Hope this explains it all? I just bought a book, where the rules are explained a little bit different; You have two sides, one out in the field and one in. Each man that’s in the side that’s in goes out, and when he’s out he comes in and the next man goes in until he’s out. When they are all out, the side that’s out comes in and the side that’s been in goes out and tries to get those coming in, out. Sometimes you get men still in and not out. When both sides have been in and out including the not-outs, that’s the end of the game!

It can be said just that simple…

Talk to you soon!


3 thoughts on “The rules of cricket easily explained

  1. Karsten you’ve explained cricket very well. I loved reading the views of someone who has not been brought up watching cricket however I’m curious; how do you rate is verus other sports?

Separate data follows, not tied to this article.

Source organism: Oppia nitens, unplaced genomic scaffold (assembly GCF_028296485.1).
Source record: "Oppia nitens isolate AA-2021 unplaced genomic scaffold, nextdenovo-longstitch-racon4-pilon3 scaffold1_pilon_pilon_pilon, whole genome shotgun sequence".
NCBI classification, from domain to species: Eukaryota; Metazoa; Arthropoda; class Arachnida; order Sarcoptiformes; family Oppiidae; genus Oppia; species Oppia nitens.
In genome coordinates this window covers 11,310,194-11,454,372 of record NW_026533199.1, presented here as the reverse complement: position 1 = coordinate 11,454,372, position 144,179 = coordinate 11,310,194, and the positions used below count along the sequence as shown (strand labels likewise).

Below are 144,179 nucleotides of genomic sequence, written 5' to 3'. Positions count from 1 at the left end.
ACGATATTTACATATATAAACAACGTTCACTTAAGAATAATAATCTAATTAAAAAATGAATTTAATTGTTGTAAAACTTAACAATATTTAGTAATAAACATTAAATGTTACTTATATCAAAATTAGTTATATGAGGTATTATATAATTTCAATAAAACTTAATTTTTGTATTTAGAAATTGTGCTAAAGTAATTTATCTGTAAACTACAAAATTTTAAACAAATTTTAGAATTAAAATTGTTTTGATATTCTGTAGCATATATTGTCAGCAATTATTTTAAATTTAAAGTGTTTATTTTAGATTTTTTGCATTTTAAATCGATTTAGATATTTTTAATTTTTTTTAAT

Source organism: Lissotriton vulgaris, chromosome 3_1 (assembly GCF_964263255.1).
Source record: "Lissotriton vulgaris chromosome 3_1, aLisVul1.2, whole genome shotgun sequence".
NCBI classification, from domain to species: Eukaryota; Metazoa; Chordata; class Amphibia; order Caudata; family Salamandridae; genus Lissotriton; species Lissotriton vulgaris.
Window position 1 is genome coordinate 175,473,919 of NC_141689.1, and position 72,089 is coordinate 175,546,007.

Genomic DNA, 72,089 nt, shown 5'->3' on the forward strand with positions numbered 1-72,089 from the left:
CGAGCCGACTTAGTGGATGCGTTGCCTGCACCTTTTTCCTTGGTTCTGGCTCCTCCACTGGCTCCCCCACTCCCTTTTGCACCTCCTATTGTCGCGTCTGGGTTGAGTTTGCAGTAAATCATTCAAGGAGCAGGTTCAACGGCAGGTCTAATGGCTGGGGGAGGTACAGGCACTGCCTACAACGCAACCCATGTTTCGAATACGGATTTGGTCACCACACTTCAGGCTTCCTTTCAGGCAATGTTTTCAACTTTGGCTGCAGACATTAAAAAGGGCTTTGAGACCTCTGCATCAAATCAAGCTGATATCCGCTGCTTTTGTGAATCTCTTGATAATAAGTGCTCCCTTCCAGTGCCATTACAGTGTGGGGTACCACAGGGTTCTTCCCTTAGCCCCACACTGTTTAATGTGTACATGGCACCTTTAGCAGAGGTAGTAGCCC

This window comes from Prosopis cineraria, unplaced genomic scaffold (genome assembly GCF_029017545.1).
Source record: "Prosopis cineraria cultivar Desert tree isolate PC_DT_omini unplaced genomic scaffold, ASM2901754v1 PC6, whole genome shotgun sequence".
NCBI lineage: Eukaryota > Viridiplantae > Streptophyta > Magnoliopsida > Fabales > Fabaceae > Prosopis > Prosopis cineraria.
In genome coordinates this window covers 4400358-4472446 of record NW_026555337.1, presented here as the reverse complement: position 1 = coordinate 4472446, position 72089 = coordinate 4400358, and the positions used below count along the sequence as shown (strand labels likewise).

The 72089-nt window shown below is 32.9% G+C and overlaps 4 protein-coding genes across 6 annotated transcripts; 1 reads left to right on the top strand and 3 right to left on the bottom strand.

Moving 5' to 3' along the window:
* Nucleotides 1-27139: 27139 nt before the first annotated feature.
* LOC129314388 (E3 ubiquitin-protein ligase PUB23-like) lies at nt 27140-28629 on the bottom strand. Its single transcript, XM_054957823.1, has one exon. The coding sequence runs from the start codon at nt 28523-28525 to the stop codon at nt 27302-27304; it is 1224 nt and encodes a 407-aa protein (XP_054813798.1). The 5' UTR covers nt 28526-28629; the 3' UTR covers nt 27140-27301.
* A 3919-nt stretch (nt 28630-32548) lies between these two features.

Also I need to add that in my opinion test matches still remains the ultimate form of cricket but I do have to admit explaining that a game that lasts 5 days and that quite often ends in a draw does sound a little dull.

    • Hi Konrad

      Thanks a lot for your comment! It’s quite interesting what you say about the test matches as being the perfect way of cricket. I think it is very much the same for most people who are born with cricket. I have just seen Pune trash Punjab in just 13 overs, and think that is a fantastic way of cricket!

      To me, 5 days, or even 8 hours is a bit too much. Well, except if it is a world cup final and you see it with a bunch of crazy Indians 🙂 But the IPL format very fine to me. Hope I will say the same next Sunday also, after having seen my first IPL match live.


  2. The most interesting question I have been asked .. Do the players sleep in the 5 days cricket match or does it go on continously …. heehe